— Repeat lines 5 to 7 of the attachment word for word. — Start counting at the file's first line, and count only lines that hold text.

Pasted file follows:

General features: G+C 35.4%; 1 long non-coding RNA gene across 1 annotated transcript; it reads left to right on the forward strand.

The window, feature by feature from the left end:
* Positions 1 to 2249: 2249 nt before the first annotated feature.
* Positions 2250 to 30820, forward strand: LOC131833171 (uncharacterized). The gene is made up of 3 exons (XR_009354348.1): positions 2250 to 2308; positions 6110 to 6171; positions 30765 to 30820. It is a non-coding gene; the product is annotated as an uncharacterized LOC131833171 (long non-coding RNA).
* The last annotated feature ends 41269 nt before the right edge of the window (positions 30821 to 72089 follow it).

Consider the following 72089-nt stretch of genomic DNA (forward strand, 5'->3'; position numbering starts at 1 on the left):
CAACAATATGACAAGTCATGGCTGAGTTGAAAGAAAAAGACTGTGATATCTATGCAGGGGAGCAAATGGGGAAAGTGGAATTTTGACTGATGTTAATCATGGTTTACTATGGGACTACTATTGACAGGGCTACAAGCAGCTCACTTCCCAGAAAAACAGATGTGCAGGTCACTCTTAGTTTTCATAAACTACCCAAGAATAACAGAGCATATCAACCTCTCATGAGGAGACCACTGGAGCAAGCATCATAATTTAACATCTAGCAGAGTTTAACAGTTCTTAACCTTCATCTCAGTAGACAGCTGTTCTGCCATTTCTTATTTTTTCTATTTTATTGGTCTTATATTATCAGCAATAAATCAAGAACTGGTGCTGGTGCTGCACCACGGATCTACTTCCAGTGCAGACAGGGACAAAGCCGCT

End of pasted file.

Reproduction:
* The last annotated feature ends 41269 nt before the right edge of the window (positions 30821 to 72089 follow it).

Consider the following 72089-nt stretch of genomic DNA (forward strand, 5'->3'; position numbering starts at 1 on the left):
CAACAATATGACAAGTCATGGCTGAGTTGAAAGAAAAAGACTGTGATATCTATGCAGGGGAGCAAATGGGGAAAGTGGAATTTTGACTGATGTTAATCATGGTTTACTATGGGACTACTATTGACAGGGCTACAAGCAGCTCACTTCCCAGAAAAACAGATGTGCAGGTCACTCTTAGTTTTCATAAACTACCCAAGAATAACAGAGCATATCAACCTCTCATGAGGAGACCACTGGAGCAAGCATCATAATTTAACATCTAGCAGAGTTTAACAGTTCTTAACCTTCATCTCAGTAGACAGCTGTTCTGCCATTTCTTATTTTTTCTATTTTATTGGTCTTATATTATCAGCAATAAATCAAGAACTGGTGCTGGTGCTGCACCACGGATCTACTTCCAGTGCAGACAGGGACAAAGCCGCT